Al-Qaida has been trying to win over extremists from Islamic State, while the Isis “caliphate” collapses amid heavy losses of men, material, territory and prestige.
The recruitment campaign started last summer, even before Isis had lost its final strongholds, underlining the importance al-Qaida attach to winning over fighters and resources from its rivals.
One such effort was launched by al-Qaida militants in Algeria in August. Ten fighters who had been with the small Isis affiliate in the country switched allegiance after debates with Islamic scholars loyal to al-Qaida, local security sources reported. A second was launched in Syria in September.
In the Sahel region of north Africa, senior al-Qaida officials are believed to have reached out to the extremist commander whose men are thought to have ambushed and killed four US special forces in Niger in October.
Around the same time, a pro-al-Qaida news wire in Yemen boasted of the “repentance” of many Isis fighters who had been discouraged by their leaders’ religious approach, behaviour and by “mistreatment”, and who had recently joined its ranks. In Afghanistan a group of Isis fighters in the remote but strategically important central province of Ghor defected to the Taliban.
Such reports are being studied by western security officials hoping to understand the evolution of the threat posed by Isis in coming months and years.
Some analysts believe it will now lever its extensive network of allied groups and factions around the world to launch further attacks on the west, and to maintain its vanguard role among extremists.
The affiliates – once known as “governorates of the caliphate” – may also offer a safe haven to fighters fleeing Iraq and Syria, officials fear.
The loyalty of those who switched to Islamic State from al-Qaida, as well as further recruits not from al-Qaida, is a key indicator of the resilience of Isis as it evolves in the aftermath of the failed attempt to construct a new territorial power.
So far western officials say only a handful of fighters and groups among the network established since Isis launched its first major offensives appear to be reconsidering their allegiance.
“It’s definitely a trickle not a flood,” said one.
One group being watched closely by analysts is Boko Haram, which emerged as an independent group in north-east Nigeria six years before it pledged allegiance to Isis in 2015. It is now split, though both main factions appear still loyal to Abu Bakr al-Bagdhadi, the leader of Isis.
Analysts said groups such as Boko Haram are unlikely to be influenced substantially in the short term by events in the Middle East.
Al-Qaida is believed to be trying to win back the loyalty of Adnan Abu Walid al-Sahrawi, the commander whose men are thought to have killed four US special forces in Niger in October. Isis has not claimed responsibility for the attack, suggesting to some analysts that the group is uncertain of Sahrawi’s allegiance.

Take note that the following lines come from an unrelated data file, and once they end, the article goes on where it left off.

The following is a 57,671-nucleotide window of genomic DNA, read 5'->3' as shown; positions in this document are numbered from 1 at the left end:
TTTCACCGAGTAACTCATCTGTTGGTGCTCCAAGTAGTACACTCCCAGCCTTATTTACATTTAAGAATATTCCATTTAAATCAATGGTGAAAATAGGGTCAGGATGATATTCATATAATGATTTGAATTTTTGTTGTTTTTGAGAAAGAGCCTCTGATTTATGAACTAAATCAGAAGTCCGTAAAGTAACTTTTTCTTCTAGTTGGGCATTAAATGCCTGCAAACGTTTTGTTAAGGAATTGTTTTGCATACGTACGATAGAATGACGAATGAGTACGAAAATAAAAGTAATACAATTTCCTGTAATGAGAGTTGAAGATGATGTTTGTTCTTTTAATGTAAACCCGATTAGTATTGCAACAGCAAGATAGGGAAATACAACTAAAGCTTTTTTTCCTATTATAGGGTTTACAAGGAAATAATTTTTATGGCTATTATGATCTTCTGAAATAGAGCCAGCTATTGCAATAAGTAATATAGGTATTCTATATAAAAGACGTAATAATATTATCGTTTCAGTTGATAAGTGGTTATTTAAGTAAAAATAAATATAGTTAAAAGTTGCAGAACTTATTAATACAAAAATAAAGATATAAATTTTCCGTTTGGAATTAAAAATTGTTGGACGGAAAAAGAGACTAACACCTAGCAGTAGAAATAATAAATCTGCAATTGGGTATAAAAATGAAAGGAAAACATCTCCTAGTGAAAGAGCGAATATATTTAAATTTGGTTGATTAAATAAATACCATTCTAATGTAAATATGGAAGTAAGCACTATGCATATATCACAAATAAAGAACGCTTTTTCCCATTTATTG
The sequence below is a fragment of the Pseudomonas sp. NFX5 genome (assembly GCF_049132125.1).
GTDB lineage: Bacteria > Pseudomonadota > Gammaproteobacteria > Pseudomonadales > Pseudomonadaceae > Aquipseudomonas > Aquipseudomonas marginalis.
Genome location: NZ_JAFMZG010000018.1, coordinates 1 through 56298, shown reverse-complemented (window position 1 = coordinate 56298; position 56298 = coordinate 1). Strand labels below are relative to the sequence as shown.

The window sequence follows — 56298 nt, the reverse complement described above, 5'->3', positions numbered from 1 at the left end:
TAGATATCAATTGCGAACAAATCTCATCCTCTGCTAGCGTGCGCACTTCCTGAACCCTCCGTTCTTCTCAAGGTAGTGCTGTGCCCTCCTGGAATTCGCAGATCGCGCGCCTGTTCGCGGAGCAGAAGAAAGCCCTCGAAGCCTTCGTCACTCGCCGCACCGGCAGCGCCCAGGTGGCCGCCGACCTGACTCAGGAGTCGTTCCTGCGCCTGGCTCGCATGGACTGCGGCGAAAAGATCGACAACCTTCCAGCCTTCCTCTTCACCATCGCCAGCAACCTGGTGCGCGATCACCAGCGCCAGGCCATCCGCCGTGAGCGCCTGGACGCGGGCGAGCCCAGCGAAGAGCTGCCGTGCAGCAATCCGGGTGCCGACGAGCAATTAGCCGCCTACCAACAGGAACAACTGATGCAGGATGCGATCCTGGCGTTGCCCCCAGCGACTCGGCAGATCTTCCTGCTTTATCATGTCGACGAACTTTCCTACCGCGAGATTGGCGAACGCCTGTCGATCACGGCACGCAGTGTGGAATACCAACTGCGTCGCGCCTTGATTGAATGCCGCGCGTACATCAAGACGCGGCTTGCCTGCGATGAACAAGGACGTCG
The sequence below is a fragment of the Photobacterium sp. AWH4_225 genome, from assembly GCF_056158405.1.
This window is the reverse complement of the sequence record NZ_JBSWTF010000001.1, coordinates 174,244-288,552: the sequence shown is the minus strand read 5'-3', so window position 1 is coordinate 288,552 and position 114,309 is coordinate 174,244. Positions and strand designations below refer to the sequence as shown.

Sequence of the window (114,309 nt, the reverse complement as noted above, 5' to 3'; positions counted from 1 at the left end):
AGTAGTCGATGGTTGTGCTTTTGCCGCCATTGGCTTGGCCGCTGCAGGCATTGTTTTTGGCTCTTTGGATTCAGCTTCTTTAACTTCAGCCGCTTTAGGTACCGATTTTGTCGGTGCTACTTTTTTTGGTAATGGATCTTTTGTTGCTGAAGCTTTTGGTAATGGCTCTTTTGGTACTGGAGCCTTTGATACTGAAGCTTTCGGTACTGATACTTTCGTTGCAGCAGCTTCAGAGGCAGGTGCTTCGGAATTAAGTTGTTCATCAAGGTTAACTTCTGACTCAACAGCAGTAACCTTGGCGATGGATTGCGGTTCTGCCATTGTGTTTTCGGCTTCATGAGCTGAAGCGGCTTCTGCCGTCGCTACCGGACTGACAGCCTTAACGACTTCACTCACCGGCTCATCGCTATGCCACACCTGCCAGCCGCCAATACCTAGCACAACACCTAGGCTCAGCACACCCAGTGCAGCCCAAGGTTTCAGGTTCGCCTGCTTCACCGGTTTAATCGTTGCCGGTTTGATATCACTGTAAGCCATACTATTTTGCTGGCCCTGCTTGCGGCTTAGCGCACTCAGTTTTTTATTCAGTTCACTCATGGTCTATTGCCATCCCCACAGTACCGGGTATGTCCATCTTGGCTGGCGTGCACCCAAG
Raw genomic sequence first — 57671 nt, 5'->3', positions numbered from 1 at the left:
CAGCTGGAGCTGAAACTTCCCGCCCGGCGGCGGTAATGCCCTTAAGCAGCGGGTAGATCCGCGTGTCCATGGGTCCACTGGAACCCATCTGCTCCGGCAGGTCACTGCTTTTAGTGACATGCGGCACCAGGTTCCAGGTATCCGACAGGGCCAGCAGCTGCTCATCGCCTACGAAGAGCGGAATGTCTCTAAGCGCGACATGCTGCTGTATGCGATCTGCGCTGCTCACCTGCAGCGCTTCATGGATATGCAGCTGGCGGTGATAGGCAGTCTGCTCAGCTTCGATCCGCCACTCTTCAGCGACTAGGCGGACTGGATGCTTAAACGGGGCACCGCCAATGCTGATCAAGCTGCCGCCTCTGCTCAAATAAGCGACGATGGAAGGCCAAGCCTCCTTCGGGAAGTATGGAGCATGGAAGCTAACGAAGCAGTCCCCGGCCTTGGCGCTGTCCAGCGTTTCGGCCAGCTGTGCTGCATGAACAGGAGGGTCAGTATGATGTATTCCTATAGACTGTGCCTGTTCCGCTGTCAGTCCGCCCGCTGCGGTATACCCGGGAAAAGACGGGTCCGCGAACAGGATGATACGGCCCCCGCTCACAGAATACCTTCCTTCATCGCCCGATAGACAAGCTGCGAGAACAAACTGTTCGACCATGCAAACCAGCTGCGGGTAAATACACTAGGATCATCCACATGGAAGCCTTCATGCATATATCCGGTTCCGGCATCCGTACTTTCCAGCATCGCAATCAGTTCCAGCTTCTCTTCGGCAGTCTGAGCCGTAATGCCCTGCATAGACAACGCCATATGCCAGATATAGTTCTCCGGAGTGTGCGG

One western official said some “data points” indicated that Sahrawi, whose 2015 declaration of loyalty to Isis was only accepted in 2016, is now shifting his allegiance aback to al-Qaida.
In Yemen, Isis has struggled to establish itself, owing in part to al-Qaida’s dominance there. A year ago, US officials say the two groups were cooperating in Yemen “on the tactical level in terms of their pushing back against their common domestic enemies”. More recently, Isis factions have been absorbed byal-Qaida, observers said.
Groups which were “major local players” and had little need of additional resources would be unlikely to abandon Isis in the short term, said observers, whereas those with less of an ideological or personal commitment could seek alternatives sooner.
Daveed Gartenstein-Ross, an expert at the Washington-based Foundation for Defense of Democracies, said: “The danger to Isis is acute. I don’t think there will be a quick break but … at some point the pool of money is likely to run out … and for those jihadis who are committed but mercenary nonetheless … then the relationship is likely to break.”
Isis earned vast sums from looting, extortion and taxation in the territories it controlled in Iraq and Syria between 2014 and 2017, but there were increasing signs of a cash crunch in the aftermath of the collapse of its “caliphate.
Western security officials say the impact of Isis’s losses on the threat posed by Islamist militants to the west is difficult to predict. Isis continues to inspire attacks and may still be organising ambitious terrorist operations in Europe or the US.
Al-Qaida has not launched strikes on the west for some time but this is a strategic choice, rather than evidence of weakness, western officials believe.
“It’s early days as yet but it’s pretty clear that an IS with less territory, prestige and cash will find it harder to attract recruits and pull together resources for major operations …. If the people who gain from that are al-Qaida, I don’t think anyone would describe that as an ideal outcome,” said one, speaking on condition of anonymity.